Ananké Asseff’s diverse body of work includes photography, installation, video, interactive pieces, sculpture, objects and site-specific works involving highly charged scenarios that evoke imagined and/or provoked fear and menace within individual and social constructs. We know that language does not represent, but constitutes reality. Paranoia is Asseff’s theme; danger exists not as an occurrence, but as a hypothesis. The presumption of imminent danger loads her scenarios with tension. In early works, violence took on sexual iconography and was later embodied in social terms, where she photographed and filmed people who live with firearms in their houses (2005-2007).
Statement continues 01:
In 2011, situations or motifs already present in certain photographs evolved in new formats such as sculpture or installation, where a profound conceptual coherence unites diverse pieces. The threatening potential of an enormous wave of mud (Untitled, 2011) originates in the impression of a moment that is frozen in the same way as a photograph. While photographs like The Secret Had to Be Unveiled capture an explosive climax, in this huge installation-pushing the exhibition space’s physical limits-the cataclysm is held in suspense, like the bloodshed in the interiors with guns in the Potential series.
Visual artist, born in Buenos Aires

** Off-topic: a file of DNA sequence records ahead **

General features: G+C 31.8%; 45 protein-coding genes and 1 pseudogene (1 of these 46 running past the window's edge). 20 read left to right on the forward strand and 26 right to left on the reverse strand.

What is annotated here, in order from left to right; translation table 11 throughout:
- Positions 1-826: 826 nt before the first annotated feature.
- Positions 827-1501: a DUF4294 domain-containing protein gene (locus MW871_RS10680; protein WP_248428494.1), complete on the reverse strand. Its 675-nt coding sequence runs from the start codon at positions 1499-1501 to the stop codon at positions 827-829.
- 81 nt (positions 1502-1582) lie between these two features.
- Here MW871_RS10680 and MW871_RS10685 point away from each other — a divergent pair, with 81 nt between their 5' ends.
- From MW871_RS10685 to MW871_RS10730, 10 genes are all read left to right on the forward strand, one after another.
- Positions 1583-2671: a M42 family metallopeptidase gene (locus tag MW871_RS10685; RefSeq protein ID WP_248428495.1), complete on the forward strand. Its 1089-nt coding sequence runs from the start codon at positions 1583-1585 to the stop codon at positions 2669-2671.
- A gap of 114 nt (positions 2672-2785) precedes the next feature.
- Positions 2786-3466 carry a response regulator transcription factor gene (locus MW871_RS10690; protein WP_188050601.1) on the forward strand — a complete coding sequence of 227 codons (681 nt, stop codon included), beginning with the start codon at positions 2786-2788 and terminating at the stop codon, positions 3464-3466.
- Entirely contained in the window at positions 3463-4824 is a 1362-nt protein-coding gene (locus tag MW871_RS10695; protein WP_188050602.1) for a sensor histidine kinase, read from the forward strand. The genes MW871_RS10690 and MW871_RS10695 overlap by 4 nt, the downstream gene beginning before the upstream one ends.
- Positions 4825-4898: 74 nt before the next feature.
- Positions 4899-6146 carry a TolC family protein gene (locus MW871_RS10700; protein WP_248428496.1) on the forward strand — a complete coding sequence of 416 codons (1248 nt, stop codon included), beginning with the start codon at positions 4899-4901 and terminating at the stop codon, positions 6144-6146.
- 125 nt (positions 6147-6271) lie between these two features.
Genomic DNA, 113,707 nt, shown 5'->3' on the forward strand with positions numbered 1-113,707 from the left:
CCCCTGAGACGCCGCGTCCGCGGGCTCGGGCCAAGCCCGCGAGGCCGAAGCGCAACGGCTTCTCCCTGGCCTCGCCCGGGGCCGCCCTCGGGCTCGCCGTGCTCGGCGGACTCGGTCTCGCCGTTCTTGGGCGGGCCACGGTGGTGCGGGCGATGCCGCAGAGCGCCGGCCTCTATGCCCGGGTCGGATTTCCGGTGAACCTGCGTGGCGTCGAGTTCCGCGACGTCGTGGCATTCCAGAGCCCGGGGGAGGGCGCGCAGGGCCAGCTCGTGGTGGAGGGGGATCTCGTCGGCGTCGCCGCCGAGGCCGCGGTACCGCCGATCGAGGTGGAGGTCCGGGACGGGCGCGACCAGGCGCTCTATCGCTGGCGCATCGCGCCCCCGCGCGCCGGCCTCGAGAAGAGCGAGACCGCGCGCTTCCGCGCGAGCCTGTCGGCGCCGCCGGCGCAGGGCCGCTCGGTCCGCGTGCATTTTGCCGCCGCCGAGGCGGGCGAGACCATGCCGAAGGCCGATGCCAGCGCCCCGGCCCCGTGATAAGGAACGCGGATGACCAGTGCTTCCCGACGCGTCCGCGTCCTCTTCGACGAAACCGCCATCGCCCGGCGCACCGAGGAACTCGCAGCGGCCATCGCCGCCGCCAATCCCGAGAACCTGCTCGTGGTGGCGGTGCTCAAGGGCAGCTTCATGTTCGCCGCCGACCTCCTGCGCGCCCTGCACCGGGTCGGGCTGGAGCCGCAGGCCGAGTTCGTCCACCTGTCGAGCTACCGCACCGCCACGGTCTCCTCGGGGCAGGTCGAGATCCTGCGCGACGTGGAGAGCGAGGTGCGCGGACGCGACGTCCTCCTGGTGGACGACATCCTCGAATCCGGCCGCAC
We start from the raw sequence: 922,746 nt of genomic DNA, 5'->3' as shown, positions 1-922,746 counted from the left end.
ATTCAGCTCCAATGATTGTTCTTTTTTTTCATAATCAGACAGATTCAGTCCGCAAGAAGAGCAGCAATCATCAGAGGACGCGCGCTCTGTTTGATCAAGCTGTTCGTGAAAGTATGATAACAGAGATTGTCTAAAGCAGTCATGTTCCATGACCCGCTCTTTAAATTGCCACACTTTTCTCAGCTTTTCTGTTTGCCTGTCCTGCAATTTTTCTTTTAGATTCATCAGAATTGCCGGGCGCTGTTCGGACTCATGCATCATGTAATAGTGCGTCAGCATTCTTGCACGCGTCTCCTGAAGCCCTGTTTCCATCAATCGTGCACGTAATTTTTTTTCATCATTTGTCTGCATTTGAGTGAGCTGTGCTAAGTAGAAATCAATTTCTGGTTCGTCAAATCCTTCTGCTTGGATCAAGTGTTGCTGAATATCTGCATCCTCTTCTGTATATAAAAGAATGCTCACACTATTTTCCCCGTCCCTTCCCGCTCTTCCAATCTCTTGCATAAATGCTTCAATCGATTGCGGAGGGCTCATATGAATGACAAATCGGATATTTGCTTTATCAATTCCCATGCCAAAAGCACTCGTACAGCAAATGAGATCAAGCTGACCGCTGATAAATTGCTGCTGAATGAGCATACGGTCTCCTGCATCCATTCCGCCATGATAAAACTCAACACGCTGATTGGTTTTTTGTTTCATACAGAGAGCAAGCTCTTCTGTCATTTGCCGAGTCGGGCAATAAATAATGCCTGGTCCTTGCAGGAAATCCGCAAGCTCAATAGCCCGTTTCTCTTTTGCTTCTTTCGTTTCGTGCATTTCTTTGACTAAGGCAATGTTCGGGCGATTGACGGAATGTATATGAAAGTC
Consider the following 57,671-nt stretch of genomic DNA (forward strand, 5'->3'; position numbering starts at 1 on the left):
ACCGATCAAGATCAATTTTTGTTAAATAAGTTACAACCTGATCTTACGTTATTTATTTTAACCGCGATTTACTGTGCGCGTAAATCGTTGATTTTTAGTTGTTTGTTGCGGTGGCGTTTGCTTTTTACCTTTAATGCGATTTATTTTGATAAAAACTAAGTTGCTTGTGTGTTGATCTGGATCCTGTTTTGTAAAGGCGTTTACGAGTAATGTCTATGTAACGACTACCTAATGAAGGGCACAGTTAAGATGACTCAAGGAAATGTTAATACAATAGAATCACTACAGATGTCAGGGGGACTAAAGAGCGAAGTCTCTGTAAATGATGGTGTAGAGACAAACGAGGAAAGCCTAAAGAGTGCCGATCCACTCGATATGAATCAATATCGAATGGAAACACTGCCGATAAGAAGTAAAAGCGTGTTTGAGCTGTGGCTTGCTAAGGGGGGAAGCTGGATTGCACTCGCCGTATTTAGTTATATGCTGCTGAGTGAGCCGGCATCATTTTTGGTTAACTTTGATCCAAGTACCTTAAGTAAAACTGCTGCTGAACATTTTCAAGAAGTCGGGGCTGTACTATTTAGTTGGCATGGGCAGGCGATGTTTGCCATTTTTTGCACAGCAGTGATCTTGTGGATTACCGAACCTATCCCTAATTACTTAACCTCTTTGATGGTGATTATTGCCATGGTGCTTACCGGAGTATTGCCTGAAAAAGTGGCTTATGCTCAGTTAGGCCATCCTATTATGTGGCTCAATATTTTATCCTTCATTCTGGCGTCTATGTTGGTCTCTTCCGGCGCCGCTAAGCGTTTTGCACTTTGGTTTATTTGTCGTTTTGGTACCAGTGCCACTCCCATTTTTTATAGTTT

Her works can be found in the collections of the Tate Modern in London, the Museu de Arte Moderna do Rio de Janeiro, the Centro de Arte Contemporáneo Wifredo Lam de La Habana and ARTER in Istanbul; in Argentina, those of the Museo de Arte Moderno de Buenos Aires, Argentina’s Fondo Nacional de las Artes, the Museo Castagnino+MACRO in Rosario, the Palais de Glace in Buenos Aires, the Museo E. Caraffa in Córdoba and the Museo Nacional de Bellas Artes in Buenos Aires. She has been awarded distinctions such as a scholarship from the Academy of Media Arts KHM in Germany and a residency at the Banff Centre for the Arts in Canada (2004 - 2005), both awarded jointly with Fundación Antorchas; the Premio Leonardo a la Fotografía 2002 (awarded by the Asociación Argentina de Críticos de Arte); and an Advanced Study Award in Audiovisual Media from the Fondo Nacional de las Artes (2001). She also received the first prize in the Premio Rioplatense de Artes Visuales 2004, given by Fundación OSDE, second prize in the Salón Banco Ciudad in 2002, second prize in the Premio Federico J. Klemm a las Artes Visuales in 2009 and second prize in the Premio Mamba-Fundación Telefónica, Arte y Nuevas Tecnologías in 2011, among others. In 2007 she received a subsidy from the Fondo Metropolitano de las Artes de Buenos Aires and a National Grant for Group Projects from the Fondo Nacional de las Artes, and in 2012, the Konex prize in Photography, awarded by the Fundación Konex. She has par ticipated in numerous solo and group exhibitions in Argentina, Uruguay, Brazil, Chile, Bolivia, Peru, Mexico, Colombia, Cuba, Germany, Holland, Spain, the United States and China. She lives and works in Buenos Aires.